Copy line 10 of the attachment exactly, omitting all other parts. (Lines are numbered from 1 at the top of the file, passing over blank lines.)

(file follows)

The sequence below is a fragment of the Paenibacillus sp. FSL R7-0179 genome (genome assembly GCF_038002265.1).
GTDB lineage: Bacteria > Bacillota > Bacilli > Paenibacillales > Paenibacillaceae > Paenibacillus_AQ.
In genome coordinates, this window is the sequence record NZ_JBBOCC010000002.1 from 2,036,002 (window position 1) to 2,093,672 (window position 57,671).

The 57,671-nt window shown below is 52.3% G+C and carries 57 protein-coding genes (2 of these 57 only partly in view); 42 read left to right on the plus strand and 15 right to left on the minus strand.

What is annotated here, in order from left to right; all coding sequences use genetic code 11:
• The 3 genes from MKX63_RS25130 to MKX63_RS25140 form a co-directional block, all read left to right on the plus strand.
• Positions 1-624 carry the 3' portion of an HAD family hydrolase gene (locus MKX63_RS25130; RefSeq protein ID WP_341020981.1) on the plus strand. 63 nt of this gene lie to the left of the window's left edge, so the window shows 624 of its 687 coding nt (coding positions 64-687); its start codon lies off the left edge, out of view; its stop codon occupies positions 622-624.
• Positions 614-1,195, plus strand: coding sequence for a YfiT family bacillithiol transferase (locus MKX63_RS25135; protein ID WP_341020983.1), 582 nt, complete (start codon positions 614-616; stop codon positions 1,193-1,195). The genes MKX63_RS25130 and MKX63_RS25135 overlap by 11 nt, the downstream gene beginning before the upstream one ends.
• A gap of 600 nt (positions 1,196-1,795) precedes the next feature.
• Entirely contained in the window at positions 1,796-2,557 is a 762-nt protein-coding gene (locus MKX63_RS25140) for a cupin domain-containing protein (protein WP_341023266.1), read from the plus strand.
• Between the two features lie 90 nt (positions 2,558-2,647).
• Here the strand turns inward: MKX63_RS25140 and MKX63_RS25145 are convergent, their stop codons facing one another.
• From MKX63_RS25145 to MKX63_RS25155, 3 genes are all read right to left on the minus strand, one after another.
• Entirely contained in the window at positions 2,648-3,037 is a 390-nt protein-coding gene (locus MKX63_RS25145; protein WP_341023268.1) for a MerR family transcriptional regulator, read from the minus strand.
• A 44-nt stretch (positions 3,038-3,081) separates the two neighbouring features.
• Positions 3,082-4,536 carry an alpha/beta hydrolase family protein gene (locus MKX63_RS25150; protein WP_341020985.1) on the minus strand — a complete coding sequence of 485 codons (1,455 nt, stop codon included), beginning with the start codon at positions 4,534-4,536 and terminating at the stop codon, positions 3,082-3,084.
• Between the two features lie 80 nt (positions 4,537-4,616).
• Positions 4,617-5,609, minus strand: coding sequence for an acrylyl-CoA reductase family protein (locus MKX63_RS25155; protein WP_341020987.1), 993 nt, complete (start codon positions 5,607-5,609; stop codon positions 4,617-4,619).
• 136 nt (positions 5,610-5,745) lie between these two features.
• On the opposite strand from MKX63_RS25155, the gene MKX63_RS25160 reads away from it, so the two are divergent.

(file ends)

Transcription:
• Entirely contained in the window at positions 1,796-2,557 is a 762-nt protein-coding gene (locus MKX63_RS25140) for a cupin domain-containing protein (protein WP_341023266.1), read from the plus strand.